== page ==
The New York Times has an article today about a new rodent discovered in Southeast Asia that’s so different, it’s been placed in its own family.
They live in the forests and limestone outcrops of Laos. With long whiskers, stubby legs and a long, furry tail, they are rodents but unlike any seen before by wildlife scientists. They are definitely not rats or squirrels, and are only vaguely like a guinea pig or a chinchilla. And they often show up in Laotian outdoor markets being sold as food.
It was in such markets that visiting scientists came upon the animals, and after long study, determined that they represented a rare find: an entire new family of wildlife. The discovery was announced yesterday by the Wildlife Conservation Society and described in a report in the journal Systematics and Biodiversity.
The new species in this previously unknown family is called kha-nyou (pronounced ga-nyou) by local people. Scientists found that differences in the skull and bone structure and in the animal’s DNA revealed it to be a member of a distinct family that diverged from others of the rodent order millions of years ago. “To find something so distinct in this day and age is just extraordinary,” said Dr. Robert J. Timmins of the Wildlife Conservation Society, one of the discoverers. “For all we know, this could be the last remaining mammal family left to be discovered.”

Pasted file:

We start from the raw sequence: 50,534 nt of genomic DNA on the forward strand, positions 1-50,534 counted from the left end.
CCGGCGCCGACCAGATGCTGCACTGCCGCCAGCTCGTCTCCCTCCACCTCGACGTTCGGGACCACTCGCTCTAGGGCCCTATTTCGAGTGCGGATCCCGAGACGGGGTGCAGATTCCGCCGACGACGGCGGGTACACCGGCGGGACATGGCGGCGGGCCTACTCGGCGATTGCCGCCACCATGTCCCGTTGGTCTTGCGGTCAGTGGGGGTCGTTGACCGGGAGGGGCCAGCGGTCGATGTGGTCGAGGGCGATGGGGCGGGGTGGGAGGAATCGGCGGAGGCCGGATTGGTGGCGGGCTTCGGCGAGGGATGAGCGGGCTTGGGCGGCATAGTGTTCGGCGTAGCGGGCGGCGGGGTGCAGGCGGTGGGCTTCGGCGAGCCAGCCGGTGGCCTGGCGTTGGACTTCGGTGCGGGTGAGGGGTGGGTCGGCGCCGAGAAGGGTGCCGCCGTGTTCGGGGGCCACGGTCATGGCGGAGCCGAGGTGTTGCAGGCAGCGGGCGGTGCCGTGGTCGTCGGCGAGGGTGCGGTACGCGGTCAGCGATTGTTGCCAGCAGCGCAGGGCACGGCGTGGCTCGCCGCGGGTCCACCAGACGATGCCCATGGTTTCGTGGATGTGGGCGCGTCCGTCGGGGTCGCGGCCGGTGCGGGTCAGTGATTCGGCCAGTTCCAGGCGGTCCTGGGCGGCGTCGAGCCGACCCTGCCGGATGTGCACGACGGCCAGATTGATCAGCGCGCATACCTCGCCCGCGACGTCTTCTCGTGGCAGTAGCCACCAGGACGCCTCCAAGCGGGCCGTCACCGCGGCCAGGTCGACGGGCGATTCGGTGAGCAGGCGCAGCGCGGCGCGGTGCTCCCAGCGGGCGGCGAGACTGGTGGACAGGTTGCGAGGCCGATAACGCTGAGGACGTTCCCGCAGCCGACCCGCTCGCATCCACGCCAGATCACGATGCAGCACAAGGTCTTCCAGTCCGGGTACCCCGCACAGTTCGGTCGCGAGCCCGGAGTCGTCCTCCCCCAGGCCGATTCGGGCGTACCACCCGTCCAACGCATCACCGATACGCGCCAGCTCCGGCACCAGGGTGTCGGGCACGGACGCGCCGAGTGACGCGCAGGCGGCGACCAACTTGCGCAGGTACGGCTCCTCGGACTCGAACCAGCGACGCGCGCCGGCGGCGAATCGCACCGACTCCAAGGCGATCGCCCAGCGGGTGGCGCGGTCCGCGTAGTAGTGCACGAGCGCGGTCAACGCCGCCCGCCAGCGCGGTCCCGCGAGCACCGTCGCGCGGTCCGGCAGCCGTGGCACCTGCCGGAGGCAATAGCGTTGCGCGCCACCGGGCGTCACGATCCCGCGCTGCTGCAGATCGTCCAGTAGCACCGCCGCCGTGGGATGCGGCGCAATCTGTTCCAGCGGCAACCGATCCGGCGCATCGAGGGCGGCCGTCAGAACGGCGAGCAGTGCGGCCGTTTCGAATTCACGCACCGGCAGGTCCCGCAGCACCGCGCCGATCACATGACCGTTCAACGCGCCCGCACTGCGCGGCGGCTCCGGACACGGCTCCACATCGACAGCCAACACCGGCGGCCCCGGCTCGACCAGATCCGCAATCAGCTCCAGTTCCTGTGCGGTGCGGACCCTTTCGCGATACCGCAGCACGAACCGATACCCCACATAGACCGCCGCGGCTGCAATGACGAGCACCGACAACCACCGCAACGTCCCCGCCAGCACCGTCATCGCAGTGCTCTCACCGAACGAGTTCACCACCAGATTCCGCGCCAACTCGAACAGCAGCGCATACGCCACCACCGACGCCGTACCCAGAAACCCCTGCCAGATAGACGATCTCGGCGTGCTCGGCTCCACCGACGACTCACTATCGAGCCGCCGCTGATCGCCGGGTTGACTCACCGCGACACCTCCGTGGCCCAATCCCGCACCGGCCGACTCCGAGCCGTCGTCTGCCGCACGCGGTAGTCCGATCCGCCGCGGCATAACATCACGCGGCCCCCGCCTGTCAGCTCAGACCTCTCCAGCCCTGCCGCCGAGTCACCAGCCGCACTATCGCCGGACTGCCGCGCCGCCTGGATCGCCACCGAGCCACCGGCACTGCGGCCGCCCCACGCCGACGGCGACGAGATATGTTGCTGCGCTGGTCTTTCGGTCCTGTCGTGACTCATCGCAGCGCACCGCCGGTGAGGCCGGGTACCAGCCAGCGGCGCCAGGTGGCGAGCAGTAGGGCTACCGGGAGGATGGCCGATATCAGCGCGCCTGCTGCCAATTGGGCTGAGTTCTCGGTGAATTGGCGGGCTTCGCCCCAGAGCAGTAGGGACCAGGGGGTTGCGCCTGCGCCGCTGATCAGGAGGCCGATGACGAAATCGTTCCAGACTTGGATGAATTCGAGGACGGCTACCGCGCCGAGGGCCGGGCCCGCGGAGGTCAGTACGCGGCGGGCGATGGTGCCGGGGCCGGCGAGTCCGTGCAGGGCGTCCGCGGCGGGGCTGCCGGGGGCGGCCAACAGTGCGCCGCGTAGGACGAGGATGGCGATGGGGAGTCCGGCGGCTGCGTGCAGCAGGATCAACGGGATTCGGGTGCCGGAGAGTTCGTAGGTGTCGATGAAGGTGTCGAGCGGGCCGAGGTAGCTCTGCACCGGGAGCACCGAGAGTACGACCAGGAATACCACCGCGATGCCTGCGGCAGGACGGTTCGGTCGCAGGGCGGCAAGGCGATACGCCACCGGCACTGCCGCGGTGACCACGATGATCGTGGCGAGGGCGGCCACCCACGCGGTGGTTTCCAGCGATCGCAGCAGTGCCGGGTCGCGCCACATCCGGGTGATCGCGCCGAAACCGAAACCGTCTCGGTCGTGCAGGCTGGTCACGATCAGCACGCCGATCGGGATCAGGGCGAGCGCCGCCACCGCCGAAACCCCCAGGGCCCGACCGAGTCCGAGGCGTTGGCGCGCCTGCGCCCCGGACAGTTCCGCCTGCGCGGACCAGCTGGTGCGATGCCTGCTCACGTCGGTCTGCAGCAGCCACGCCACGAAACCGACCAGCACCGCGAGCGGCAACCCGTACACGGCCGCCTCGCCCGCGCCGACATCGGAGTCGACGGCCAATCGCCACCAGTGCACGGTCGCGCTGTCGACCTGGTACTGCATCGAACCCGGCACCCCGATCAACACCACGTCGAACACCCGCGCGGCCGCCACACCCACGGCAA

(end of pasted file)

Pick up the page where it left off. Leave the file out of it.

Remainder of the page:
It sure does look delicious. While I don’t know any details about this new mammal, there are several predictions I can make about it based on our knowledge of evolution:
- It will have red blood cells that lack nuclei.
- It will have three middle ear bones.
- It will have continuously growing incisors.
- It will be endothermic.
And so on. I can make these predictions based on known synapomorphies within the mammal or rodent lineages. These are characters inherited from the common ancestors that all mammals (or rodents) share. If this new species is not related through ancestry with other rodents and mammals, and was perhaps “specially created”, there is no reason to suspect that it would have these characters, especially since they are not relevant to the morphological appearance of the animal.